At the second turn, there was a C1 paddler in the water. By the time I got there, he was hanging off the side of the “race committee” boat and the war canoe had stopped to retrieve and empty out his canoe. One of the paddlers who was ahead of me said that when he passed the canoer was quite panicky in spite of the committee boat being right there. Pete and Dennis didn’t have their tow any more, but they already had over 30 seconds lead on me.

As I turned, I got a view back and could see that I had nearly a minute on Mark with Phil a bit behind him.

One funny thing about out and back type races, especially ones like this with two turns, is that no matter how little breath you’ve got left, you start greeting people and yelling encouragement when you’re on the last stretch. And this was no exception. I yelled out greetings to most of the other kayak paddlers who were still coming up, at least the ones whose names I knew, and got encouragement and greetings from most of them as well.

After about 15 minutes, I heard what I’d been hoping to hear, the war canoe coming back after their delay at the turn. I glanced back and saw something I hadn’t been hoping to see – Mark had latched onto their stern wake and had made up that minute lead I had on him.

I got on the side wake of the war canoe, but again I was only able to stay there for about 500 meters. Then I dropped onto Mark’s stern wake. And because I was completely cooked, I barely managed to hang on there for about another 800 meters. And with less than 400 meters to the finish, I had no sprint left to stay with them. Mark ended up beating me by a few seconds.

While I had also taken advantage of the war canoe, I have to wonder if it hadn’t been a factor if I wouldn’t have at least beaten Pete and Mark? I had a good gap on both of them before it came along and both of them passed me while riding in the best position, right on its first stern wake. I probably wouldn’t have beaten Dennis, but at least we would have traded leads a couple more times before he completely demolished me.

But really, more than anything there’s nothing to blame for my performance than my own inability to lose weight. Maybe if I lost some of this I could go back to being faster than the guys I was faster than last year. Maybe not all of them, because some of them were fine athletes who were just learning kayaking, but maybe at least one or two.

Less Griping About GoPros

After I wrote More Griping About GoPros, I was having more and more problems with the GoPro Hero 5 Session “head camera”. However, after doing a bit of research, I found a microSD card that is fast enough for 4K video, and only $40 for 128GB! Samsung Evo MicroSD, so cheaper than the Sandisk Extreme that was crap. That was helping – I could record 90 minutes with just the camera (without the external battery) with no interruptions. But I was having problems with the camera. Sometimes it wouldn’t even turn on even though it had been charging overnight. Or it would act like it was only partially charged. Or if I hooked up the external battery, it didn’t seem to be getting power from it. When I enumerate the problems like that, it probably seems obvious to you, but it took me a while to realize that there must be internal damage or rust on my USB cable. A few bucks on Amazon later, and now I’ve got a working camera – I took it out today and got 160 minutes of continuous video with no interruptions. And just in time for this weekend’s race!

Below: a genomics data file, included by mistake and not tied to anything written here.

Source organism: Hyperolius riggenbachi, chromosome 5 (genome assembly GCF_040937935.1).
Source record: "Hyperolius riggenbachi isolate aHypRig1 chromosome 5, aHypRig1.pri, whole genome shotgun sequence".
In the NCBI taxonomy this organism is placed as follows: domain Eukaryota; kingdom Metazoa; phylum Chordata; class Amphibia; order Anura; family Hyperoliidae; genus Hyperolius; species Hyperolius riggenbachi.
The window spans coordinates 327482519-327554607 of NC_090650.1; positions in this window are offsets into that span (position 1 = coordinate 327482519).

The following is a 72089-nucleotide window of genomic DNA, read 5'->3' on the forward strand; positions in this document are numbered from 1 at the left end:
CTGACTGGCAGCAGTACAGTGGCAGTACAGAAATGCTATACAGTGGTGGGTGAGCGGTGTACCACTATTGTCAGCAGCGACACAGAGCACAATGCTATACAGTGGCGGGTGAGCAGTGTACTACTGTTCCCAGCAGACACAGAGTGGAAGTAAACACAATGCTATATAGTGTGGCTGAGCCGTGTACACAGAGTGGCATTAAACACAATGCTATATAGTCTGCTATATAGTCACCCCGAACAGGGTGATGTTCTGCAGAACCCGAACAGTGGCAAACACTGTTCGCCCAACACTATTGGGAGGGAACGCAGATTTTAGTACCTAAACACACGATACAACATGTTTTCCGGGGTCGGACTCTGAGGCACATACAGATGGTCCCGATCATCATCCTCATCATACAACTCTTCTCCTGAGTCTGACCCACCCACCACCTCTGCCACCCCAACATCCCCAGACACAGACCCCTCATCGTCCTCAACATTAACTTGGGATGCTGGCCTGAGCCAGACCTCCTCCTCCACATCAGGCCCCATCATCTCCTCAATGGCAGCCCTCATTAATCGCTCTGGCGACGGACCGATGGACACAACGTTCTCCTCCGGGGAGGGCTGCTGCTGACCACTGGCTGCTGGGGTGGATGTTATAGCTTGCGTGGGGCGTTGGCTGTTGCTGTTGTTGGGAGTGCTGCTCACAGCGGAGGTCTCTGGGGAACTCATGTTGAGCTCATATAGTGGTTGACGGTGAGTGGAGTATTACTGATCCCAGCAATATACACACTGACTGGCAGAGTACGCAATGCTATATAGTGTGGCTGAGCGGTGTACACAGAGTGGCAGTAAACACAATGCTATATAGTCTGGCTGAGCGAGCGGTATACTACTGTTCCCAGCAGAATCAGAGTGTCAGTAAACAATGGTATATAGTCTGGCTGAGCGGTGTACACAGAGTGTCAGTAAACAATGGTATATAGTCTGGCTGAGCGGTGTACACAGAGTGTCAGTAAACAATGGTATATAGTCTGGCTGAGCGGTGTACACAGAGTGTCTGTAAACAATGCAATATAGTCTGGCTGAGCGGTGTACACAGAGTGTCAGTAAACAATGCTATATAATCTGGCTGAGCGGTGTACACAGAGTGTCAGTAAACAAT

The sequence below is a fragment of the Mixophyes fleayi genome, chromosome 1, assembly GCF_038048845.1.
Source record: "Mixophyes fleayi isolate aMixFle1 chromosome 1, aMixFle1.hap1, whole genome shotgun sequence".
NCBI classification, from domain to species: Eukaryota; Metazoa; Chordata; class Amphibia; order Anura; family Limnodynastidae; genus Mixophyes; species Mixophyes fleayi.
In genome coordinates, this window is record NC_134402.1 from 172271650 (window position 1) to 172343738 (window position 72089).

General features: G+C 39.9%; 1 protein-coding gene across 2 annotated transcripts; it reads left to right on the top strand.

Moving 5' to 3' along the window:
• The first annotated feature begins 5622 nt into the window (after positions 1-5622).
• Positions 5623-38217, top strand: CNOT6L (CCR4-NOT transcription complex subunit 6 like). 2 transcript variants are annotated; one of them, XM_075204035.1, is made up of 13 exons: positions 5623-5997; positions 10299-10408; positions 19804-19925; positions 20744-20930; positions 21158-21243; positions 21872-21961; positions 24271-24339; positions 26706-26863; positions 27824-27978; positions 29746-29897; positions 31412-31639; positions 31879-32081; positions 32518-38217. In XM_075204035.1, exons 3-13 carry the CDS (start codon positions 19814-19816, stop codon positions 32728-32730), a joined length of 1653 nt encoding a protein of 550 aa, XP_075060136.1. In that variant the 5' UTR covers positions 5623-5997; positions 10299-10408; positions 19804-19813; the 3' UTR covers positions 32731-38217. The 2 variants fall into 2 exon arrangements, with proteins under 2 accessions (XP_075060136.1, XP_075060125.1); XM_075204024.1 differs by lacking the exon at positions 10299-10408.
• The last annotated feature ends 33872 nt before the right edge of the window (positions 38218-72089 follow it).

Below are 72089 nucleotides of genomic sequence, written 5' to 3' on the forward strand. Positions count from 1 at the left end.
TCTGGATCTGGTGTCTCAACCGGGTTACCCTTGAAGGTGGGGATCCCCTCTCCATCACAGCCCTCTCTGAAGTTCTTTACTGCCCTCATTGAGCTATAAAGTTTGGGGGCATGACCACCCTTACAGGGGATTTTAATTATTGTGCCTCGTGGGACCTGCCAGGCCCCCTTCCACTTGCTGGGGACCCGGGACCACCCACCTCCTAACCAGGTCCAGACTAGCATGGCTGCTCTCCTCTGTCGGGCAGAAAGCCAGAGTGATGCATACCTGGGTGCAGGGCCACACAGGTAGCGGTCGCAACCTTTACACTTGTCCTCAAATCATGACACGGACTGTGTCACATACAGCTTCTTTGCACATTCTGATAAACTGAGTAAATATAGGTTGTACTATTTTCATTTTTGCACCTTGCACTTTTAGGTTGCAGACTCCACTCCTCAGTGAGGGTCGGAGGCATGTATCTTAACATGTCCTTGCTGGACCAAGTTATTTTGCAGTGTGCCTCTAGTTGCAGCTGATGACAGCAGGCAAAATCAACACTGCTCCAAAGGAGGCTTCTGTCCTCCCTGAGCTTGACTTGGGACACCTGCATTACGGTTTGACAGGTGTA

More griping about GoPros

I have two cameras that I use for making my kayaking videos. A GoPro Hero 5 Black (which is the chunkier camera with the touch screen on the back) is mounted on the front of my boat pointing backwards, and a GoPro Hero 5 Session (which is the little cube) which I wear on my head pointing forward. I like the head mount because it stabilizes the camera nicely and also it means the video gets to show what I’m seeing.

This year I decided to start shooting everything in 4K. I’d sort of gone back and forth last year between 1080p/60fps and 4K/30fps, but this year I decided to do 4K exclusively. The only problem with that is that the Session camera only had a 64GB SD card (technically a micro-SDHD card, I guess) which meant it would stop recording after about an hour and a half or two hours. Sometimes it would shut down much earlier, but I’d spare a stroke and hit the button on top and it would start again. Often times this only happened in the warm up rather than in the heat of the race, so it wasn’t terrible.